I purchased my monitor with the script from a medical supply company and am currently fighting with insurance for some reimbursement. Explaining to them that yes, someone in their 30s can require this level of care as preventative and necessary has become nearly as time consuming as my actual job.

    What SHOULD my INR be? I keep reading but I think that at this point my mind has become fuzzy to all of it, it's information overload.

  • Thank you for your help Hughes-Comrade. I have actually called and spoken to them as well and none of their doctors specialize in APS/Hughes

    vanderbilthealth.com/hemato... Lists there physicians and their different specialties and focus areas and none of them mention Hughes or APS and when I spoke with one of their nurses she was not able to confirm they had any specialists. My GP and OBGYN are both associated with Vandy and have also looked there for someone they might be able to recommend. If someone here can look at the different specialties that are listed and see one that might be close enough to Hughes that they would have a greater understanding I can contact them again. I was forced to have the discussion with my current hematologist again on why I am against moving to Plavix this week and of the team I do see, though her staff is extremely responsive (an amazing thing) I am holding out hope I can find a hematologist who is willing to dive into this information with me.

  • I wonder if calling the medical board in Tennessee, if they could look it up in their data base?

    This might be a start:

    Medical Doctors license (615)532-4384

  • I hadn't thought of doing that. Thank you! I will reach out to them Monday. I have my list of blood tests printed out to take with me to see the Rheumatologist on Monday. For better or worse the pain in my joints started again last night so I've switched from checking my INR every three days to checking it everyday to see if I can find a dip in it while I'm in pain to use it as proof to them that higher is better.

    I do have a random question about the difference between the UK and the US with doctors, especially when dealing with larger scale organizations such as Vandy. Here to reach a physician or even a nurse if you call one of the larger organizations you are routed to a call center that takes your information (they do not have clinical backgrounds) and they rank the importance of your call when they send it to your physician's office or nurse. With my OB she had put a note in the public part of my chart stating I am to be treated as high risk and forwarded directly to her office. My GP is a smaller office so it isn't an issue, all of the people there know me an send me to a nurse right away, and my hematologist, despite our disagreement over how seriously I should be treating this illness is available constantly and has a nurse answering her phones (It could be due to the level of care many cancer patients need and her office is oncology and hematology)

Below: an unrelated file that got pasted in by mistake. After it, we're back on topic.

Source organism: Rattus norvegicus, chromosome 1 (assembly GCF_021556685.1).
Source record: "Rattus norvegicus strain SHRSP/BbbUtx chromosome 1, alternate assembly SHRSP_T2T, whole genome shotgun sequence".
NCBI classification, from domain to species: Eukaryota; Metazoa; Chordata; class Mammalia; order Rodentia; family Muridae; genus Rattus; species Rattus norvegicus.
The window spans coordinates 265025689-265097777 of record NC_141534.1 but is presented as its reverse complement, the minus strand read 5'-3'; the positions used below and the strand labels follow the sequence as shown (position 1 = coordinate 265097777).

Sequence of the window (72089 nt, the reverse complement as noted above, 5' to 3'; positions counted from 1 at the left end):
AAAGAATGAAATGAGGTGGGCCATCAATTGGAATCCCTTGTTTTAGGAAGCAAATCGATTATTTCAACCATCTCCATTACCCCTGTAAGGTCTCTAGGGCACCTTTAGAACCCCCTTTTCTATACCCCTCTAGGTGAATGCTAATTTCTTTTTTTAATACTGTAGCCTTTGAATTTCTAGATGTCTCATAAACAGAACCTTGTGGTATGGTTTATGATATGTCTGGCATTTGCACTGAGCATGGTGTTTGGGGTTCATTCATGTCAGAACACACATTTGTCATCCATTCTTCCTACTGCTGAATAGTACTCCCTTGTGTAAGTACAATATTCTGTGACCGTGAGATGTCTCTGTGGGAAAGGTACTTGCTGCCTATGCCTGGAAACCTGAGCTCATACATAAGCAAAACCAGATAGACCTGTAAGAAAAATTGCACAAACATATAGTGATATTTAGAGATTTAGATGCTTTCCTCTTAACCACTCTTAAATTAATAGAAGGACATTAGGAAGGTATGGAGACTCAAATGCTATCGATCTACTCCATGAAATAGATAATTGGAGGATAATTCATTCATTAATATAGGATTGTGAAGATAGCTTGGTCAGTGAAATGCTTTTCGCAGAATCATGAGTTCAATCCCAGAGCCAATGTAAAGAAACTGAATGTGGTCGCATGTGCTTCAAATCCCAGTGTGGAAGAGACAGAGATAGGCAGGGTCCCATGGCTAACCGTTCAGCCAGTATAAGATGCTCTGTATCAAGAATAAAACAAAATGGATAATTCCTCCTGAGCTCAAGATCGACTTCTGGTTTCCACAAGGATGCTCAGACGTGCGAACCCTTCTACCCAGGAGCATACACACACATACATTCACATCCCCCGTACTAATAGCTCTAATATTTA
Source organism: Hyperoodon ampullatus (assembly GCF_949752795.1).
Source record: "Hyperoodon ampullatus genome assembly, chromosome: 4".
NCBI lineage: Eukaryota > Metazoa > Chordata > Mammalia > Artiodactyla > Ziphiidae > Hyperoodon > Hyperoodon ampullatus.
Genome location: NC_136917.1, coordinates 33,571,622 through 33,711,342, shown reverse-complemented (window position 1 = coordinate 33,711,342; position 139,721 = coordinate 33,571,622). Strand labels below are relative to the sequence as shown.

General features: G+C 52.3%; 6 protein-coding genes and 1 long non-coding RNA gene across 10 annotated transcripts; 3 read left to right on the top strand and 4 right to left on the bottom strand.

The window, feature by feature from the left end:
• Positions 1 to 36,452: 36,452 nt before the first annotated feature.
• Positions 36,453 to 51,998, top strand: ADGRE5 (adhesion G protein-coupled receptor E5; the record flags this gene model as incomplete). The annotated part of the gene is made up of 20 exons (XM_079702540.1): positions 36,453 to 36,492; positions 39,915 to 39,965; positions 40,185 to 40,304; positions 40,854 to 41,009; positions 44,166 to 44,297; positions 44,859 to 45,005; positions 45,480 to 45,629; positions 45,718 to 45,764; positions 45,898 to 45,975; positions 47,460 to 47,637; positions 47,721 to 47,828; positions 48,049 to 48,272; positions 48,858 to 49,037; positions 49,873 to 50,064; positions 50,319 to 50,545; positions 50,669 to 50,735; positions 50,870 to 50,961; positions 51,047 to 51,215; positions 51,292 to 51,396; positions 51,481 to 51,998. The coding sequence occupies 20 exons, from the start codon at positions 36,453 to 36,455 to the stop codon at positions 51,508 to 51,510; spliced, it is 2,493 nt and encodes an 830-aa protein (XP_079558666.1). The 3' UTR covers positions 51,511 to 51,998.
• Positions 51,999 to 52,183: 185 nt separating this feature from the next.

Is that a struggle that people in other countries have as well? How important should I rank being able to reach out and speak to a clinician vs an answering service when considering potential doctor changes?

  • My husband and I have even been researching the possibility of (we will if we can find a Hughes specialist willing to do so) paying out of pocket (since insurance probably wont' cover it) a phone or web consultation with all my current lab work and medical records to review my current treatment and make suggestions

  • Oh, I should mention, I have had an INR meter for self testing since 2007. In process of getting CoaguChek since old meter recalled. In the past my health insurance paid for part of meter cost and for part of the strips. Have different insurance now so don't know yet how much will be covered. My GP ordered old meter and will order new meter. If you are interested I will send you name and number of company providing meter. Nancy